The Ministry of Health has today released new Guidelines for Tuberculosis (TB) Control in New Zealand 2019, an important
step towards eradicating the disease and improving health equity.
New Zealand is classified by the World Health Organization as having a low incidence of TB, but the disease is still
recognised as a public health threat in New Zealand.
The Ministry's Director of Public Health Dr Caroline McElnay says TB is a bacterial infection that most commonly affects
the lungs, but can also affect the lymph nodes, bones, joints and kidneys.
“The good news is that TB can be treated – usually with a combination of antibiotics – but it’s really important people
finish the course of antibiotics.
“While TB is spread through coughing, sneezing or spitting, it is not as infectious as measles, colds or influenza. The
disease can stay inactive in someone’s body for many years before it develops. Historically there has been a stigma
around TB, however TB can be treated. It is important to diagnose active TB early to reduce risk to others and enable
treatment to begin as early as possible."
Every year globally 10 million people are diagnosed with TB and 1.5 million deaths are reported.
Between 2011 and 2015, 78 percent (1102 cases) of people newly diagnosed with TB in New Zealand were born overseas. Of
the 312 people with TB born in New Zealand, half identified as Mâori.
As a country, we’ve signed up to the WHO’s End TB Strategy, which aims to eliminate the disease by 2035.
“To do this, we need New Zealand’s health professionals at all times to maintain a high degree of suspicion when a
patient, who’s either had TB before, has been diagnosed with latent TB infection, has lived in at-risk countries, or is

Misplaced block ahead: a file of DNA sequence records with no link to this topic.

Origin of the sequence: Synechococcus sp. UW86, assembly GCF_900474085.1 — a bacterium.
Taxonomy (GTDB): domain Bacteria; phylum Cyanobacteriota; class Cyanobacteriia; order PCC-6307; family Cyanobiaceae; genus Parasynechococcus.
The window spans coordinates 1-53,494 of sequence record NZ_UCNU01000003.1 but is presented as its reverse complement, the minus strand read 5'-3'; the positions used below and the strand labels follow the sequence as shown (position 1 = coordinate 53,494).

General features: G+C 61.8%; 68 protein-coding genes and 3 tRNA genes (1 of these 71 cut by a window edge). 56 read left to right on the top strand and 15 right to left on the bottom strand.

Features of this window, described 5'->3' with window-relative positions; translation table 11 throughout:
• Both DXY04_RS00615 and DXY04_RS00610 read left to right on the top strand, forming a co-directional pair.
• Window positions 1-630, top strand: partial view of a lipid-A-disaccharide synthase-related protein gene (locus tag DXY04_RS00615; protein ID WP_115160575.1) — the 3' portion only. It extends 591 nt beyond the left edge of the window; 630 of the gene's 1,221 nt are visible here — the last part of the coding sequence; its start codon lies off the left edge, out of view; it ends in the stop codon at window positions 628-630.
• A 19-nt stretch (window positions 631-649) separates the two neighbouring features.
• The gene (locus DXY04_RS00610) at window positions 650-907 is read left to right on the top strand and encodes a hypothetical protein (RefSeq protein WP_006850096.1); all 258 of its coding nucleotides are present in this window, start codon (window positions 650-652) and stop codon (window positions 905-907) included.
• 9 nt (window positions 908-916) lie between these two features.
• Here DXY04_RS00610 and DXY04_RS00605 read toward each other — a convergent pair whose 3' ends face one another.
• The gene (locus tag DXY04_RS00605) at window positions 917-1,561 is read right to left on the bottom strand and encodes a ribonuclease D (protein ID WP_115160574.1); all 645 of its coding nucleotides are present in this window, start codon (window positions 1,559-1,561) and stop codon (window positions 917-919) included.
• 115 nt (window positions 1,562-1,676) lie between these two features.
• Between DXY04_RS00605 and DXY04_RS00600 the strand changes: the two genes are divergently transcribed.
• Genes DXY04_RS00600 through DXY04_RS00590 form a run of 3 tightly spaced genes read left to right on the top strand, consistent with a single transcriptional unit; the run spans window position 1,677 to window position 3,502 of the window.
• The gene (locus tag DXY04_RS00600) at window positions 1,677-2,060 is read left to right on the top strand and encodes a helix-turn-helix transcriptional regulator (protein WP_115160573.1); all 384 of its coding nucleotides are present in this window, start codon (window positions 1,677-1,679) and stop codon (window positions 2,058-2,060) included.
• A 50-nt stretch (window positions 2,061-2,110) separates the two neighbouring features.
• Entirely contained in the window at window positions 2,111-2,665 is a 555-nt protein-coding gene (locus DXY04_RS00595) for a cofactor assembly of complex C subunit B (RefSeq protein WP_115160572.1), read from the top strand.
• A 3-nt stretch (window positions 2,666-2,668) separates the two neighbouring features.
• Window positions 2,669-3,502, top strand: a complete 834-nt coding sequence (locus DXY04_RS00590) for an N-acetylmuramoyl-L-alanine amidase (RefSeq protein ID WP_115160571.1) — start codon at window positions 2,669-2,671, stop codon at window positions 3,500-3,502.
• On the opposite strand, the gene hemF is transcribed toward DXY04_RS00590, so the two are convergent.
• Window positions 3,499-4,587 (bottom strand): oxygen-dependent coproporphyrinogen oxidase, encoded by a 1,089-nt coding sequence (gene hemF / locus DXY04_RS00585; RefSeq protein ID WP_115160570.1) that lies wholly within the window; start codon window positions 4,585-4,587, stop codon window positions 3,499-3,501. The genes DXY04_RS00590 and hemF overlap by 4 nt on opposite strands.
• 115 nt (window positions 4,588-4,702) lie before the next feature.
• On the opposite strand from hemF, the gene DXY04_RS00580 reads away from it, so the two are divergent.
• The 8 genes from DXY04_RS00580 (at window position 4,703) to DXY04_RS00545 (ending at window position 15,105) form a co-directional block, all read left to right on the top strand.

living in a high deprivation area, presents with symptoms compatible with TB.
“TB is often referred to as a disease of inequity as it’s closely linked to overcrowding and malnutrition. In New
Zealand, half of all New Zealand born TB cases were living in the highest deprivation quintile. Mâori and migrant
communities are disproportionately affected. That’s why these guidelines are so important,” says Dr McElnay.
“Disease rates were highest for adults in their twenties, both for those born in New Zealand and those born overseas.”
Dr McElnay says more than half the total number of TB cases globally occur in south east Asia and the Western Pacific –
both areas close to New Zealand and where most of our TB cases come from.
The guidelines are aimed at practitioners. They update treatment regimes and also provide a definition of those groups
of people who would benefit from latent TB infection screening and treatment.
Additionally, they recognise that TB care should be provided in the context of multi-disciplinary teams, while all
children should be treated in consultation with a paediatric expert in the disease.
The guidelines are an update of 2010 advice and were prepared by ESR and TB experts around New Zealand.